Taking no prisoners. Including herself.

I know we’re in the middle of a fashion experiment, but I have to interrupt the Project Muu-Muu and switch gears to a post for Unthinkable Loss — an account of my experience with the sudden loss of my brother.

Throughout this process I am perpetually amazed at the mercurial nature of emotion, and how much turbulence simmers just below our surfaces.

It has been 5 months since my brother passed away, and I have been feeling pretty solid — I’m making progress on my writing, keeping up with a good flow of freelance work, getting consistent sleep and exercise; I laugh, I socialize — heck, I wear muu-muus around town for the fun of it. 

It’s not that I don’t think of my brother — I do, everyday. I put fresh flowers around his urn every few days and talk with my mom about him all the time. So it’s not like this loss is ever far from my mind. It is, however, increasingly far from my heart – that is, I conceive of his death but am less willing to feel it. 

I can say the words “my brother is gone” but to feel this missing, and all that it implies, is such an exhausting feat I unconsciously choose not to acknowledge what this means.

For the first few months I was swimming underwater: my vision askew and every movement stung. The overwhelming Truth stared at me, nauseous-making, not only in the lonely pauses upon waking or before sleep, but even when I ate a banana smoothie (“Chris hated bananas”); took a walk with the doggies (“these damn dogs wouldn’t be here if Chris were still alive”); or read a magazine (“an article on how to plan for your parents getting older? I’ll be doing it alone.”)

But lately, life has returned to a kind of “normal,” and I’ve gotten rather used to feeling, well,  good. I go to the beach with friends every weekend like a giddy teenager in a Pepsi commercial. I’ve forgotten (or tried to forget) being sad.

…except that I am. Coming back to this loss and acknowledging what’s still there is a continual, life-long process. And I keep forgetting that.

*     *     *

Last night I had a dream that unraveled in typical dream-fashion: time wasn’t linear and everything felt fluid, illogical. You know — where kittens are crawling on the ceiling… something like that.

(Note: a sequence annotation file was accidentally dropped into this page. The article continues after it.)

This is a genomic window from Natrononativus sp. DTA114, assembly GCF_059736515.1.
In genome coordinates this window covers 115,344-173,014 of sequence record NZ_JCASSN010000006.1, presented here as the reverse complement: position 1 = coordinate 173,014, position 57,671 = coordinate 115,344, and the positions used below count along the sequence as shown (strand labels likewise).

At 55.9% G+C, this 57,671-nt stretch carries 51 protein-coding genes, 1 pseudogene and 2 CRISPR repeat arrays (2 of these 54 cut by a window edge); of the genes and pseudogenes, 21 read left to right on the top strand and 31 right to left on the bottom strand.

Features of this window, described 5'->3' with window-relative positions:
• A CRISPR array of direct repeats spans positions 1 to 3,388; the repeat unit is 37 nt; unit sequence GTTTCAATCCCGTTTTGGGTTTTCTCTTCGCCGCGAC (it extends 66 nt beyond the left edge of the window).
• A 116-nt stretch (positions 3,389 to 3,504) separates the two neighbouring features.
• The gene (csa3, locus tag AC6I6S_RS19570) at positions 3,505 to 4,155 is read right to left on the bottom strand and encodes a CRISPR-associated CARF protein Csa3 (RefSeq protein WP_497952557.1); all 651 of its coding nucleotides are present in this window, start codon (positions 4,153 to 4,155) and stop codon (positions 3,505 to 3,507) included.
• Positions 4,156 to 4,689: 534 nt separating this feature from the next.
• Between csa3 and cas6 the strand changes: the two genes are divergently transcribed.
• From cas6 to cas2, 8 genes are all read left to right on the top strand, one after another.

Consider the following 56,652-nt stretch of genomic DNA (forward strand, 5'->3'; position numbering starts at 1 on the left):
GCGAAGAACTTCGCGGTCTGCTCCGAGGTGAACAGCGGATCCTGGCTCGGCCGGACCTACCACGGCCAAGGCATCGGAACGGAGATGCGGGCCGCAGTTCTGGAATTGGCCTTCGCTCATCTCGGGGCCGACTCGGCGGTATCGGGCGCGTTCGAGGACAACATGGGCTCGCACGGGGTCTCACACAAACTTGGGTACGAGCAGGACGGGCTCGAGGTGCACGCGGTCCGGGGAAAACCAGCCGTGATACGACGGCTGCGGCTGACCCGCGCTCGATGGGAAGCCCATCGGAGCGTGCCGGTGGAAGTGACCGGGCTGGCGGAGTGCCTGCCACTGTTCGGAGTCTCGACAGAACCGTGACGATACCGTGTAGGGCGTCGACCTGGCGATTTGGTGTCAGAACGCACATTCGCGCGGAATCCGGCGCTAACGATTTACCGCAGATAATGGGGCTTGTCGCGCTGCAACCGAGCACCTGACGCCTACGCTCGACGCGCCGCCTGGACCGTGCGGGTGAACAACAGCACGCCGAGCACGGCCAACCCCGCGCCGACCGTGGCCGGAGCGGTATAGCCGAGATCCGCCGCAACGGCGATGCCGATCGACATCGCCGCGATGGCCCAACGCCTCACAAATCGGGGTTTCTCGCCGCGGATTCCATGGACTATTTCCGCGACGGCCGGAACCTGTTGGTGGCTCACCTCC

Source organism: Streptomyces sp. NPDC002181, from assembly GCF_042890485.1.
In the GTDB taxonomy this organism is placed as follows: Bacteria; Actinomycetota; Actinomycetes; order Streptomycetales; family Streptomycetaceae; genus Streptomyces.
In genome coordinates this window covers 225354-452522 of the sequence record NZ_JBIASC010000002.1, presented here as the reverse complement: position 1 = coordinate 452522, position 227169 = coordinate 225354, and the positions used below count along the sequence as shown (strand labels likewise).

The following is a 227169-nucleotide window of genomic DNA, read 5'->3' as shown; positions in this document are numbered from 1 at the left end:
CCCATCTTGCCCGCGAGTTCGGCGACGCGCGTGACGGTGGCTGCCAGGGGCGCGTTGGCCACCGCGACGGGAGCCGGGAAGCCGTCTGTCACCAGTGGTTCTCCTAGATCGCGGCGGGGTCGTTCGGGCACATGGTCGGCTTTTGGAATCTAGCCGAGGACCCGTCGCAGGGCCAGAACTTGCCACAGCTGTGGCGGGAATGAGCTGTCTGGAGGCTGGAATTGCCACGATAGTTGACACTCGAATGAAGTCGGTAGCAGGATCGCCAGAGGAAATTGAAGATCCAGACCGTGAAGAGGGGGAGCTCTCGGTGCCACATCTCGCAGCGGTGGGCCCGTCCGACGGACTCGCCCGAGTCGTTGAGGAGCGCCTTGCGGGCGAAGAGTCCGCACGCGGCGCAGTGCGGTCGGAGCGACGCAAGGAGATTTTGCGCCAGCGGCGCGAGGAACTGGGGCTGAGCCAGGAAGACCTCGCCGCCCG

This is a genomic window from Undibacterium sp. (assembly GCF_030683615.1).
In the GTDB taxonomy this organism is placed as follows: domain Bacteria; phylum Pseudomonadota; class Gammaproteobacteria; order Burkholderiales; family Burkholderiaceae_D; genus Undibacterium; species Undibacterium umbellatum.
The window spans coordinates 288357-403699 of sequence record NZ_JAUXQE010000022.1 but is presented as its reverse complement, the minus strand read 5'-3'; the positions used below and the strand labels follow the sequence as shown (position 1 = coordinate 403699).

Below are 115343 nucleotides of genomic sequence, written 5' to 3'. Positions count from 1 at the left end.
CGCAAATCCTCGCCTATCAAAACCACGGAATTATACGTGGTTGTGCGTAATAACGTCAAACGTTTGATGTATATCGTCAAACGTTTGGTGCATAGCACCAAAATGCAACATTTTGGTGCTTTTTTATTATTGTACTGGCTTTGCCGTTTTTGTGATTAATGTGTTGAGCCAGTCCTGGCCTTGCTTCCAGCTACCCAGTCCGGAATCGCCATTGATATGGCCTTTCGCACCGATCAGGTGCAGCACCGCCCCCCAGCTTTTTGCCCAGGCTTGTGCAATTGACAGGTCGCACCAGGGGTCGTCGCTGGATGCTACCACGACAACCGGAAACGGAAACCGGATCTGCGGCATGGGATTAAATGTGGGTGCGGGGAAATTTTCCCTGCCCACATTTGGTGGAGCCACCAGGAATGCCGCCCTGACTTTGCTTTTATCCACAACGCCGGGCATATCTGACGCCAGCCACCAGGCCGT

The long and the short of it is that in my dream I could not function for anything. I was overrun with longing for my brother, and every action I tried to take was interrupted with tears.

I woke up in the middle of my crying, dream dissolving into reality, and laid in bed inhaling wet breaths, achingly missing my brother. Just missing.

He’s not coming back, is he? I said out loud.

I fell back asleep, and what followed was nothing but calm, uneventful sleep.

I woke up in the morning having forgotten the dream, the waking, the sentiment of sorrow.

And that’s what is so fascinating to me, still — all that can live inside us of which we are not even aware: I’d not remember anything, if it weren’t for the tissue still in my hand.


§469 · April 25, 2008 · Unthinkable Loss · · [Print]

2 Comments to “What Lies Beneath”

  1. nancy robinson says:

    shannon, you are so articulate and courageous.
    i have followed your blog to keep up with your family’s journey. i danced hula with your mom until i moved to the desert last summer to help my daughter with her twin newborns and 3 y.o.
    without bothering kathi with emails, through your writing i can see how you all are faring…bravely and with stamina i commend!
    thank you for sharing all that you are enduring and the progression of how it is unfolding/unraveling…depending on the day. my life feels like that too sometimes.
    tell your mom she looks darling as a blonde and her smile is even more precious now.
    my best wishes for mother’s day and every day, dear sisters.
    getting going each morning and planning for the future is an act of tremendous energy and bravery.
    i honor you and your mom!!!!!
    there are no words for this momentous family transition– so i really admire how you can express so clearly how it is for you.
    thank you. nancy robinson

  2. Grasshopper says:

    I don’t know if this an appropriate way for me to reach out..but I need to.
    I am one of your brother’s former students and actresses.
    I have been reading your journal to help cope and I hope you don’t mind me saying this …but I feel a sort of kindred spirit with you.
    I have had that “He’s not coming back, is he?” moment so many times this year that it seems unreal.
    I am healing and I’m glad to see that you are as well.
    Thank you for helping me.

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